Making Money is More Important than Making Predictions

Making Money is More Important than Making Predictions

At this time of year financial predictions abound. But are they helpful? Is anything that is 25% correct helpful? About 75% of predictions turn out to be wrong, making 25% accurate. But, here’s the the beauty of investing in stocks: If you follow my SUCCESS THROUGH SIMPLICITY approach, you don’t need to be able to make predictions to be successful. I understand this may be a very controversial statement, but I have a 25 year, almost 12% compound annual growth rate (CAGR) record to back it up. I read and study predictions, but largely for the purpose of understanding what is likely to turn out wrong. In my newsletter the first and most confident prediction is always, “Most predictions you read at this time of year will be wrong.” If you read the book, STOCKS for FUN and PROFIT~Adventures of an Amateur Investor,  you will see how my predictions turned out vs. the experts and the record is pretty good. However, I don’t use those predictions to dictate investment approach, because I know I don’t hold a crystal ball.

Here are a few irrefutable facts:

  1. Investing in income producing assets is critical to achieving financial security and building wealth.
  2. The stock market has an almost century long record of delivering about 10% CAGR.
  3. Investing in larger, solid, generally dividend paying companies, and sticking with them through good times and bad, will help you achieve returns similar to the market. This is vastly superior to interest bearing investments with current, extremely low interest rates.  It is also how you reduce workload managing investments.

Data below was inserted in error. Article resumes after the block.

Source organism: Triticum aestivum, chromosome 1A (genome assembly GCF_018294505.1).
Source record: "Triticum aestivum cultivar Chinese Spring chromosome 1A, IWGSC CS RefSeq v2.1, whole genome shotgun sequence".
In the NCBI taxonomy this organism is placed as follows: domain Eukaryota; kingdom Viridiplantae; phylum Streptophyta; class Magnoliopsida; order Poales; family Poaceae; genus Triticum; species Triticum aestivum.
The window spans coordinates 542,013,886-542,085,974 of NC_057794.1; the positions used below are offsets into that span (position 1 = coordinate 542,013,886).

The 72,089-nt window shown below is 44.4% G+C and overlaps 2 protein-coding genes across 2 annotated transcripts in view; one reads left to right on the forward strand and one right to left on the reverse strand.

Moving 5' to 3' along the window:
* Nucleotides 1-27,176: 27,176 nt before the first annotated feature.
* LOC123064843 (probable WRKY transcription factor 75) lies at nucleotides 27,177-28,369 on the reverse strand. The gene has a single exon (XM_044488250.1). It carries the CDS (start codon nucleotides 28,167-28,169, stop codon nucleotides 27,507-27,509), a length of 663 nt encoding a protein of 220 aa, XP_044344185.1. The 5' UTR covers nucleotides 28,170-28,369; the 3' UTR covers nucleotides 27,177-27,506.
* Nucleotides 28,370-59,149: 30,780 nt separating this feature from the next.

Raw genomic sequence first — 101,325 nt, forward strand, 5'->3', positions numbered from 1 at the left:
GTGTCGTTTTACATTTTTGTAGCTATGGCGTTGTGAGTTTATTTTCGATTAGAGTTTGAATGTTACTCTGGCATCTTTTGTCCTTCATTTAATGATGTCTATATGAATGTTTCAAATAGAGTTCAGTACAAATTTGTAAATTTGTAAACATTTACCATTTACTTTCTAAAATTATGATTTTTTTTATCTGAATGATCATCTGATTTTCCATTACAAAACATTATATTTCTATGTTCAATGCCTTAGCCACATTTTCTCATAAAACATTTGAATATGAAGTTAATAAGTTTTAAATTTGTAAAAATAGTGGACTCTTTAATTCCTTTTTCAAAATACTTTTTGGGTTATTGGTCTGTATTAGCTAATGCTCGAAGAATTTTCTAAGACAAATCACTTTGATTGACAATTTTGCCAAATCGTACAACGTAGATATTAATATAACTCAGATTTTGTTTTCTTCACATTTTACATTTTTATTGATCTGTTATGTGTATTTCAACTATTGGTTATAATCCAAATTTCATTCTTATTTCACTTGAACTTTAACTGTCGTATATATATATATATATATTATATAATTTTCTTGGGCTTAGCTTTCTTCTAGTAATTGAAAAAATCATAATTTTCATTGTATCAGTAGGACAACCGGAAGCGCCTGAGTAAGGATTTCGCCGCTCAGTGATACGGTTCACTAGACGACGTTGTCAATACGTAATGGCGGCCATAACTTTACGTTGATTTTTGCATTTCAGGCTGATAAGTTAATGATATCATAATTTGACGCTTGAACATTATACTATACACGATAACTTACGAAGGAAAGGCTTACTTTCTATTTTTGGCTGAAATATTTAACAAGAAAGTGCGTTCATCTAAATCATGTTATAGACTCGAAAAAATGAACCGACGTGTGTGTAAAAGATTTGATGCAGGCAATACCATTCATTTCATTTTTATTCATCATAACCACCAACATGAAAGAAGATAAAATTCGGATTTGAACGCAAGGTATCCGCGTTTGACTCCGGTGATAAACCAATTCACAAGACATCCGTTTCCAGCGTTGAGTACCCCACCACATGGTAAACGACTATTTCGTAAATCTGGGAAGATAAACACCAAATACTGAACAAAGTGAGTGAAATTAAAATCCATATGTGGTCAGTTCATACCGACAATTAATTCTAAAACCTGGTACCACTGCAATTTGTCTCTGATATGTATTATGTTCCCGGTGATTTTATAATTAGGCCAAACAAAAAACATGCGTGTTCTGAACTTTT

It took me a long time to figure out how simple it is.


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4 thoughts on “Making Money is More Important than Making Predictions”

  • How do you see Cryptocurrencies and the Marijuana stocks fever? Are they going to become important for long term investing or it is just a bubble?

    Also, is the P/E over 20 a rule carved in stone or you would open an exception depending on the company?

    Great blog btw.

    • Hi Rombizio. Thank you for your questions. One chapter in the book is titled “Investment, Expense or Speculation: Which is it?” All three of these items are often called “investments” as this word evokes a more positive image than the other two words. It is important to distinguish between them. Cryptocurrencies and Marijuana stocks, in my opinion, clearly fall into the speculation category. Speculations can rise and fall dramatically. No one knows how high they will rise, when they will peak or when they will fall, but most end up with purchaser regret. My approach is as an “investor,” not as a “trader,” and not as a “speculator.” Thus they are categories I am not interested in. Both Blockchain and marijuana are likely to give rise to valid industries but it is almost impossible to predict at this time which companies will prevail. Many, many internet retail sites were born in the late 1990’s but very few exist today. On your second question, a P/E ratio of over twenty is not set in stone. There are times when growth potential or other factors justifies a higher ratio. It is a cautionary signal. I watch cash flow a lot so if P/E is high (i.e. earnings yield is low) but cash flow is still good then a purchase could be warranted. Hope that helps and thanks again.

  • Hi Herman — the 10% average annual growth rate that you mention, is that taking into account dividends (i.e., 5% growth and 5% dividend return), or strictly 10% from the growth of stock prices alone? Thanks!

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